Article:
Tense Stand-Off At Egypt Mosque
Egyptian security forces have entered a mosque in the capital, Cairo, to try to persuade Muslim Brotherhood supporters barricaded inside to leave.
Dozens remain, refusing to believe the authorities’ pledge of a safe exit.
The tense stand-off follows a day of bloody clashes on Friday in which more than 80 people died and 1,000 Brotherhood supporters were arrested.
The group has called for daily protests after a crackdown on their camps in Cairo on Wednesday left hundreds dead.
The Brotherhood is demanding the reinstatement of Mohammed Morsi – Egypt’s first democratically elected president – who was removed by the army last month and replaced with an interim government.
Fear for lives
On Saturday, police surrounded the al-Fath mosque in Cairo’s Ramses Square, where Morsi supporters were holed up.
Security forces then entered the building to try to persuade them to leave.
Live television pictures showed security forces in riot gear on the steps outside, but with no sign of violence.
The security forces did fire into the air to keep protesters away as a small group of women was escorted from the mosque.
Many Morsi supporters have left, but correspondents say dozens remain in the main hall, refusing to go.
BBC Arabic spoke to two of the protesters inside who said that they feared for their lives.
They told the BBC that they did not trust the authorities’ promises of a safe exit.
They said there were two bodies inside – one of them of a woman who died after tear gas was fired by police into the mosque overnight and another of a man taken into the building after sustaining bullet wounds.
They said the protesters had drinking water but there was only one toilet.
Some 1,000 people were trapped in the mosque after violence in Ramses Square on Friday.
Security officials quoted by the official Mena news agency said “armed elements” had opened fire from inside the mosque.
The building quickly filled with dead and injured – as well as those fleeing the violence.
Egypt’s interior ministry said in a statement on Saturday that 1,004 “Muslim Brotherhood elements” had been arrested on Friday, 558 of them in Cairo.
‘Day of anger’
The Muslim Brotherhood has been on the streets since the army deposed Mr Morsi on 3 July.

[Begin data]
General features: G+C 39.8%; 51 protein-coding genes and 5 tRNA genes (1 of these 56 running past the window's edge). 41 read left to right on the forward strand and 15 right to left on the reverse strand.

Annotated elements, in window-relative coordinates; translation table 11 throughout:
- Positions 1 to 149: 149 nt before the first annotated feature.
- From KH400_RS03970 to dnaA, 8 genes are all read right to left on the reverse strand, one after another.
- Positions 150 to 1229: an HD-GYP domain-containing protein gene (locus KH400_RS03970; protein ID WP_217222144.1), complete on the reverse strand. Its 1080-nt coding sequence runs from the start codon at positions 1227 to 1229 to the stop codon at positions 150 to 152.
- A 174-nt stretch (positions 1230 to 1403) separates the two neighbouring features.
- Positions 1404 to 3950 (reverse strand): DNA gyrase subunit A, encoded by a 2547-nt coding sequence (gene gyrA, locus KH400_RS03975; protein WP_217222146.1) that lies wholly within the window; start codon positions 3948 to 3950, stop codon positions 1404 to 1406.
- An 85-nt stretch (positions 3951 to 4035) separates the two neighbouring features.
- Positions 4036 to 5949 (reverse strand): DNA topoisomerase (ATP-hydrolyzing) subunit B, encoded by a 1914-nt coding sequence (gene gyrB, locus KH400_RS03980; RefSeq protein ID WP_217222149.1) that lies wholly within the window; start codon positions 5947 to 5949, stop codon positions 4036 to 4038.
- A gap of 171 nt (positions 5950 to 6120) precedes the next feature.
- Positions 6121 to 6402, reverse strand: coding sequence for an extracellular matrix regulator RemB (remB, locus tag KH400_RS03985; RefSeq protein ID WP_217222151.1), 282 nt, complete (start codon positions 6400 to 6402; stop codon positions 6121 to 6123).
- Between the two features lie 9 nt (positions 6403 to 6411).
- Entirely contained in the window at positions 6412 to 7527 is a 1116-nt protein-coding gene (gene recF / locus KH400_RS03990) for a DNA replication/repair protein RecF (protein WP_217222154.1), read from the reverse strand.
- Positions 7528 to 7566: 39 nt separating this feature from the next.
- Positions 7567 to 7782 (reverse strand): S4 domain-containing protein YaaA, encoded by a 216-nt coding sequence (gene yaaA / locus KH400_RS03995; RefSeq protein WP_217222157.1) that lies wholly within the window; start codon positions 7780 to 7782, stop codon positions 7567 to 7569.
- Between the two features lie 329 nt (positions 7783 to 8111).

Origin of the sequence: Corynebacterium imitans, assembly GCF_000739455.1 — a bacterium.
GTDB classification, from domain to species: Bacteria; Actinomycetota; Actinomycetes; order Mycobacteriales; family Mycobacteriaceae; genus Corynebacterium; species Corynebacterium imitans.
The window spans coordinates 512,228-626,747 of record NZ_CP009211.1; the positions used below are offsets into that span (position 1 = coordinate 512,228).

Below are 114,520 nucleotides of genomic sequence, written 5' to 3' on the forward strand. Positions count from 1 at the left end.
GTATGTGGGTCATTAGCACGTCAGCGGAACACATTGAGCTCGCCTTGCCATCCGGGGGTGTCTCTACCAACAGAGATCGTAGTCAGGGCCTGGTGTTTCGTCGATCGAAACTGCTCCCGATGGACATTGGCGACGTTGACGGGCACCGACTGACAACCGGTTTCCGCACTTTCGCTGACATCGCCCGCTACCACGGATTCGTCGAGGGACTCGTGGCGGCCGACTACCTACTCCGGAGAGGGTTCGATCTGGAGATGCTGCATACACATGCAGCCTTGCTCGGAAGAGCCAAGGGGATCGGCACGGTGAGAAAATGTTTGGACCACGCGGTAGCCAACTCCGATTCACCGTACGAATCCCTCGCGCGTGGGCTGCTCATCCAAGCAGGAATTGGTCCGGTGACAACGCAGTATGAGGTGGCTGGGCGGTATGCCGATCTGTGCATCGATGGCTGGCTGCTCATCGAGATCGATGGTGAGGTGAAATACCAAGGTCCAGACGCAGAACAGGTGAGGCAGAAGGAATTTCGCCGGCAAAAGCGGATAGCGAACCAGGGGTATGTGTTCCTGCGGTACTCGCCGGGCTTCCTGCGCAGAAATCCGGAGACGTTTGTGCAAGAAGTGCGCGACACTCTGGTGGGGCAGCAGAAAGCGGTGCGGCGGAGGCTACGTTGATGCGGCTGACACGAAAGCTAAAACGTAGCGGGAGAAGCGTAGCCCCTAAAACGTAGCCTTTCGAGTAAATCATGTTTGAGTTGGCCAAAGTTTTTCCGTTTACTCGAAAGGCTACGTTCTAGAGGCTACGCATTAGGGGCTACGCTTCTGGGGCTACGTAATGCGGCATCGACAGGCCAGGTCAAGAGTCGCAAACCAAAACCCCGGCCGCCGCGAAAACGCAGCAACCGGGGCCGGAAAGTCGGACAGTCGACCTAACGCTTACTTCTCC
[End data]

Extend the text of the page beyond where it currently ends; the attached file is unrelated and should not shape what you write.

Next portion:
On Wednesday at least 638 people died when the Brotherhood’s two protest camps in Cairo were cleared, a move that sparked international condemnation.
Friday’s protests – dubbed a “day of anger” – were called in response to Wednesday’s bloodshed. Most of the latest deaths were in Cairo but about 40 elsewhere.
Egypt’s interim leaders have imposed a state of emergency, with dusk-to-dawn curfews in the capital and other areas. The interior ministry says police have been authorised to use live ammunition “within a legal framework”.
Correspondents say the atmosphere in Cairo is tense, with many armoured personnel carriers deployed on the streets.
The army has blocked off all entrances to Tahrir Square – the focus of demonstrations that led to the toppling of President Hosni Mubarak in 2011.
Meanwhile, groups that support the army-backed interim government – the National Salvation Front and Tamarod – are calling for counter-demonstrations in response to the Muslim Brotherhood protests.
Friday’s violence erupted shortly after midday prayers when thousands of Morsi supporters answered the Brotherhood’s call for rallies across Egypt.
Witnesses said armed civilians were among those who clashed with protesters, while vigilantes set up roadblocks in some areas to stop Brotherhood supporters getting through.
Elsewhere in Egypt, at least 21 people were killed in the second city of Alexandria, six in Suez, eight in Damietta and five in Fayoum, according to medical sources.
Mr Morsi is now in custody, accused of murder over a 2011 jailbreak. His period of detention was extended by 30 days on Thursday, state media said.